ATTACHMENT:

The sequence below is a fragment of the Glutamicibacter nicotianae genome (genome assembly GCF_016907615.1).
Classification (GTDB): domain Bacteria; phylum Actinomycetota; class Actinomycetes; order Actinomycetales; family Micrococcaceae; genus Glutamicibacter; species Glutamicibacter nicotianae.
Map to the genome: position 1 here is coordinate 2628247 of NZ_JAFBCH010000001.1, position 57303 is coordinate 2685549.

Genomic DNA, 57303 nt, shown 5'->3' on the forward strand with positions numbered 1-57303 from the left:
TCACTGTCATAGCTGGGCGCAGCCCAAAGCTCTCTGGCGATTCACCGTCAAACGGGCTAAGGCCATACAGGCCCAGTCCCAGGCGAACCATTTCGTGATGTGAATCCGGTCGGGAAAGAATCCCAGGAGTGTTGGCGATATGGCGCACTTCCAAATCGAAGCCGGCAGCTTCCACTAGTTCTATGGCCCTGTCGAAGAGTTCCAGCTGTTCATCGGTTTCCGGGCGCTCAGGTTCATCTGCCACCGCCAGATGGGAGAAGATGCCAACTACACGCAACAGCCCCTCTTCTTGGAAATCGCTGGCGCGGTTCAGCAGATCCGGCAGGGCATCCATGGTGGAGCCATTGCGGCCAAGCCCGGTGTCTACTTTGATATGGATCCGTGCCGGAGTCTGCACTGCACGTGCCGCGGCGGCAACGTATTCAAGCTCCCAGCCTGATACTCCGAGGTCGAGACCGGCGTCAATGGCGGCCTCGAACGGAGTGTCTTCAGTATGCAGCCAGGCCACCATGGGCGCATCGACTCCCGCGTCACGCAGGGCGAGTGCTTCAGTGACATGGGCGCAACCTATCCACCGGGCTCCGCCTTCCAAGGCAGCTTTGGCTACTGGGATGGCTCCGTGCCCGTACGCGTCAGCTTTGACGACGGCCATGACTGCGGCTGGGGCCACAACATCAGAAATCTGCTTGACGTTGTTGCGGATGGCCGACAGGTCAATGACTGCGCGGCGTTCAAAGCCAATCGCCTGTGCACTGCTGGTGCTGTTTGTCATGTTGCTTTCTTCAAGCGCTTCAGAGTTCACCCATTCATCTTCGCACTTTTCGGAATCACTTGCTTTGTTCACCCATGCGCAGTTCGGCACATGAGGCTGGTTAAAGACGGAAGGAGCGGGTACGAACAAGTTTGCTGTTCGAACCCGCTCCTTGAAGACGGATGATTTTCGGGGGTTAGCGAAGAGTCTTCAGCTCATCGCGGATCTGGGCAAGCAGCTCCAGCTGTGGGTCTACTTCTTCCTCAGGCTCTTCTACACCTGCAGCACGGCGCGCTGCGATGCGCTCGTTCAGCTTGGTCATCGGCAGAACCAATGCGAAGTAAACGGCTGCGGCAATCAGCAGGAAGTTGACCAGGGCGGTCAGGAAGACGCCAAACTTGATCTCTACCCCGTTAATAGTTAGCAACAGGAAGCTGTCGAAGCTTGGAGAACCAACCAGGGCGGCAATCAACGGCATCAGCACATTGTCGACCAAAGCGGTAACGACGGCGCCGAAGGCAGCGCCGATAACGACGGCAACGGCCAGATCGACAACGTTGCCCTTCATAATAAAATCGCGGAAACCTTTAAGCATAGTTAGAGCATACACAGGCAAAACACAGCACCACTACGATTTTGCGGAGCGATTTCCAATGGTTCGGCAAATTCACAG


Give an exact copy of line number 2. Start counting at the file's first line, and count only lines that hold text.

Classification (GTDB): domain Bacteria; phylum Actinomycetota; class Actinomycetes; order Actinomycetales; family Micrococcaceae; genus Glutamicibacter; species Glutamicibacter nicotianae.